The protein nutrition of dairy cows is of great importance because of its direct influence on milk production, reproductive efficiency, and feeding cost. Eight first-lactation Holstein cows were randomly assigned to two contemporary 4 × 4 Latin squares in a 2 × 2 factorial design to evaluate the effects of replacing soybean meal with yeast-derived microbial protein (YMP) as a protein source (0% or 1.5% of dry matter (DM)) and its combination with slow-release urea (SRU; 0% or 0.75% of DM) on DM intake and milk production and composition, as well as blood parameters and nitrogen balance. Each experimental period lasted 28 days, with 21 days of adaptation and 7 days of data collection. The diets were formulated to attend the nutritional recommendations of the National Research Council and consisted of 49% forage (47% corn silage and 2% Tifton hay) and 51% concentrate, with 16.8% CP and 1.6 Mcal net energy for lactation/kg DM. For diets without YMP, the inclusion of SRU decreased DM intake, milk production as well as N intake and balance, but did not affect efficiency of production, milk composition or most of blood parameters. On the contrary, for diets with YMP, DM intake and milk production were increased by inclusion of SRU, while minor effects were observed for milk efficiency and composition, blood parameters as well as N intake, excretion and balance. When diets with SRU were compared, the inclusion of YMP increased DM intake, 4% fat-corrected milk, and N intake and balance (P<0.05), with no differences in milk production (kg/day), milk energy, efficiency of milk production or most of the blood parameters. For diets without SRU, YMP inclusion decreased DM intake, milk production, milk energy, N intake, fecal N and N balance (P<0.05), with no effects on milk efficiency and composition, or most of blood parameters. In conclusion, the use of YMP, SRU or both as partial substitutes of soybean meal in the diet of lactating cows has no negative effects on productivity parameters.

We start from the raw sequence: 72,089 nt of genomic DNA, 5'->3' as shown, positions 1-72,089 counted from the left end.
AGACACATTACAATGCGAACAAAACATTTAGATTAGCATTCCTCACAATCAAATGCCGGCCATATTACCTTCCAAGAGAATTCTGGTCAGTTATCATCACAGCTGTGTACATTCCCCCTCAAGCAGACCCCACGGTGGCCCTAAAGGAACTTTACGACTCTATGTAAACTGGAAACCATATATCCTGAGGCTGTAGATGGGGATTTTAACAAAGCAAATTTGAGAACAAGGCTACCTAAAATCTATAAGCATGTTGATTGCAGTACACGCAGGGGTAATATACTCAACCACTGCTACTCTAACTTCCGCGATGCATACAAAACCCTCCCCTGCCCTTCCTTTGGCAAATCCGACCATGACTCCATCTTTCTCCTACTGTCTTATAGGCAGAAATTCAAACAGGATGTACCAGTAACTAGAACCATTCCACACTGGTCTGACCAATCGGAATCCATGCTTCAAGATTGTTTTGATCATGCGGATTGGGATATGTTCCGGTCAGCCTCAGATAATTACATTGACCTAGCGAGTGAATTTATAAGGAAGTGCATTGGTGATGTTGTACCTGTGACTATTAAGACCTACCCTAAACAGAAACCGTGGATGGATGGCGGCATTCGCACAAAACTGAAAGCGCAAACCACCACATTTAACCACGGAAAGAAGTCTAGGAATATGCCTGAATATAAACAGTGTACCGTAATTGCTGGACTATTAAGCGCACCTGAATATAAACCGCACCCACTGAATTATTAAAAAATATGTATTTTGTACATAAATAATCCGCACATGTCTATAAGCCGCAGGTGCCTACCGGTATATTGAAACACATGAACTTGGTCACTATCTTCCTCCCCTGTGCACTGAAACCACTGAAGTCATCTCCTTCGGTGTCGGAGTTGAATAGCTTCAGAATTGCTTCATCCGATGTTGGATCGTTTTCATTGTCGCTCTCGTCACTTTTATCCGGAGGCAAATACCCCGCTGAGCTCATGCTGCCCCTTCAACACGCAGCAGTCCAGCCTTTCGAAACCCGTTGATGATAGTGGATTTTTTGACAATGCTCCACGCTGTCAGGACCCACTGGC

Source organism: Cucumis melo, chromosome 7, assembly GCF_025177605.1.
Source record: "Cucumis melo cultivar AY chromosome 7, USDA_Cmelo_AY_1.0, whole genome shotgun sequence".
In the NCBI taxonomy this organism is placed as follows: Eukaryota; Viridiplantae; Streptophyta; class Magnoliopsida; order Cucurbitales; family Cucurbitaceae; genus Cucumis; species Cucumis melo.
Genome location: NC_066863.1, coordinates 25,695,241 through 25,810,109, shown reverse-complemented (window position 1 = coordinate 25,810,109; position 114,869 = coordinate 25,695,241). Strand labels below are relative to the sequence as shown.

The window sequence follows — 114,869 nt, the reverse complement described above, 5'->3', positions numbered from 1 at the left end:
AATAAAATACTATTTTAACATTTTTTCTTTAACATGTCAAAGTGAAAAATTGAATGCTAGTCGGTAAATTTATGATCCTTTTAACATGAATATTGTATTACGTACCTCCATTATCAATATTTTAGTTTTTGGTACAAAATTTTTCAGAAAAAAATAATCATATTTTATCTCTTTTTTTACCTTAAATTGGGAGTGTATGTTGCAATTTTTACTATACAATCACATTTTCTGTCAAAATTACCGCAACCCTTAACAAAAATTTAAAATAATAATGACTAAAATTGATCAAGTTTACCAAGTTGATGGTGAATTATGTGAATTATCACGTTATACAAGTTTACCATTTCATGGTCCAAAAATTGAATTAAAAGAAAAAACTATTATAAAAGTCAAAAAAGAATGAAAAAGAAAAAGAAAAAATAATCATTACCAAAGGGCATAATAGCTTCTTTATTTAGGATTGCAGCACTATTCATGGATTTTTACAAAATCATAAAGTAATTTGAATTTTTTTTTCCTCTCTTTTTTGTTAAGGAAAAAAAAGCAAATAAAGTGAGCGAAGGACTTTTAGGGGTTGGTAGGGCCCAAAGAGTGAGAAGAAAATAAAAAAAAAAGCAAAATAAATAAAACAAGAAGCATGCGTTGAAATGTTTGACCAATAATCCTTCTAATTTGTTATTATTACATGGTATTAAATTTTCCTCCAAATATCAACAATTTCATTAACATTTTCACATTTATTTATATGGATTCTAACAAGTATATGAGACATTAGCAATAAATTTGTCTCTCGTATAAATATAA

Excitable temperament disrupts physiological events required for reproductive development in cattle, but no research has investigated the impacts of temperament on growth and puberty attainment in Bos indicus females. Hence, this experiment evaluated the effects of temperament on growth, plasma cortisol concentrations and puberty attainment in B. indicus heifers. A total of 170 Nelore heifers, weaned 4 months before the beginning of this experiment (days 0 to 91), were managed in two groups of 82 and 88 heifers each (mean ± SE; initial BW=238±2 kg, initial age=369±1 days across groups). Heifer temperament was evaluated via exit velocity on day 0. Individual exit score was calculated within each group by dividing exit velocity into quintiles and assigning heifers with a score from 1 to 5 (1=slowest; 5=fastest heifer). Heifers were classified according to exit score as adequate (ADQ, n=96; exit score⩽3) or excitable temperament (EXC, n=74; exit score>3). Heifer BW, body condition score (BCS) and blood samples were obtained on days 0, 31, 60 and 91. Heifer exit velocity and score were recorded again on days 31, 60 and 91. Ovarian transrectal ultrasonography was performed on days 0 and 10, 31 and 41, 60 and 70, 81 and 91 for puberty evaluation. Heifer was declared pubertal at the first 10-day interval in which a corpus luteum was detected. Exit velocity and exit score obtained on day 0 were correlated (r⩾0.64, P<0.01) with evaluations on days 31, 60 and 91. During the experiment, ADQ had greater (P<0.01) mean BCS and BW gain, and less (P<0.01) mean plasma cortisol concentration compared with EXC heifers. Temperament × time interactions were detected (P<0.01) for exit velocity and exit score, which were always greater (P<0.01) in EXC v. ADQ heifers. A temperament × time interaction was also detected (P=0.03) for puberty attainment, which was delayed in EXC v. ADQ heifers. At the end of the experiment, a greater (P<0.01) proportion of ADQ were pubertal compared with EXC heifers. In summary, B. indicus heifers classified as EXC had reduced growth, increased plasma cortisol concentrations and hindered puberty attainment compared to ADQ heifers. Moreover, exit velocity may serve as temperament selection criteria to optimize development of B. indicus replacement heifers.